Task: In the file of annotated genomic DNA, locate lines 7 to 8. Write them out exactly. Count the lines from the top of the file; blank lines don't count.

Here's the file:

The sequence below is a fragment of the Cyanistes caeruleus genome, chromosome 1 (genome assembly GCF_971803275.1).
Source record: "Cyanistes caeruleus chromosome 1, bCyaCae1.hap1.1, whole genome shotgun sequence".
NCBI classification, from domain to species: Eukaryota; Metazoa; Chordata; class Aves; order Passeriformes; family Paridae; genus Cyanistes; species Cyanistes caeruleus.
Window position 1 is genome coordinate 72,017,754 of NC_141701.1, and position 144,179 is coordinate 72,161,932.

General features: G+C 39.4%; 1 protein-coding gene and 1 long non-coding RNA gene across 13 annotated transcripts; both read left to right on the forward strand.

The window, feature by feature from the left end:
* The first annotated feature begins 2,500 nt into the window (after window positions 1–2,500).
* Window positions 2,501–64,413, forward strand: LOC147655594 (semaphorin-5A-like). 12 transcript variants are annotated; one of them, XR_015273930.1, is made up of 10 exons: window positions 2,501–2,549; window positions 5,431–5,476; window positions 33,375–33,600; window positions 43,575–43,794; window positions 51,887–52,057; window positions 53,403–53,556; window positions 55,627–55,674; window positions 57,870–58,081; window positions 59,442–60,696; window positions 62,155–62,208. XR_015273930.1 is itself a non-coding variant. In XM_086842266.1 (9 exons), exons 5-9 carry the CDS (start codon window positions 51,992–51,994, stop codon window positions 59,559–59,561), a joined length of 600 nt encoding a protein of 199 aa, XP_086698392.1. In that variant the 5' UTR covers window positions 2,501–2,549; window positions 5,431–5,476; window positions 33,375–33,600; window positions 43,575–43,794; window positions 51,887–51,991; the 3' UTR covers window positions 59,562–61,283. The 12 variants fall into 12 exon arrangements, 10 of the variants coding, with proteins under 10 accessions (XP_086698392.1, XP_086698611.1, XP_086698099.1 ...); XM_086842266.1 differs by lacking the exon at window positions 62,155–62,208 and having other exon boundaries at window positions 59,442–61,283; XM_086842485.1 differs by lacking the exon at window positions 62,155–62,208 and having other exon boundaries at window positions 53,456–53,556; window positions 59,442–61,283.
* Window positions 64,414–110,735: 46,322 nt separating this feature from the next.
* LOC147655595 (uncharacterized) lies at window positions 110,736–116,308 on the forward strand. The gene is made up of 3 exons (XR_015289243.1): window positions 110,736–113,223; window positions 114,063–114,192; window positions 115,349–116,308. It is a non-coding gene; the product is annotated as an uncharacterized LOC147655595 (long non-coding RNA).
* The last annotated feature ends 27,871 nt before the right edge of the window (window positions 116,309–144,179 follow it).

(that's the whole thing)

* The first annotated feature begins 2,500 nt into the window (after window positions 1–2,500).
* Window positions 2,501–64,413, forward strand: LOC147655594 (semaphorin-5A-like). 12 transcript variants are annotated; one of them, XR_015273930.1, is made up of 10 exons: window positions 2,501–2,549; window positions 5,431–5,476; window positions 33,375–33,600; window positions 43,575–43,794; window positions 51,887–52,057; window positions 53,403–53,556; window positions 55,627–55,674; window positions 57,870–58,081; window positions 59,442–60,696; window positions 62,155–62,208. XR_015273930.1 is itself a non-coding variant. In XM_086842266.1 (9 exons), exons 5-9 carry the CDS (start codon window positions 51,992–51,994, stop codon window positions 59,559–59,561), a joined length of 600 nt encoding a protein of 199 aa, XP_086698392.1. In that variant the 5' UTR covers window positions 2,501–2,549; window positions 5,431–5,476; window positions 33,375–33,600; window positions 43,575–43,794; window positions 51,887–51,991; the 3' UTR covers window positions 59,562–61,283. The 12 variants fall into 12 exon arrangements, 10 of the variants coding, with proteins under 10 accessions (XP_086698392.1, XP_086698611.1, XP_086698099.1 ...); XM_086842266.1 differs by lacking the exon at window positions 62,155–62,208 and having other exon boundaries at window positions 59,442–61,283; XM_086842485.1 differs by lacking the exon at window positions 62,155–62,208 and having other exon boundaries at window positions 53,456–53,556; window positions 59,442–61,283.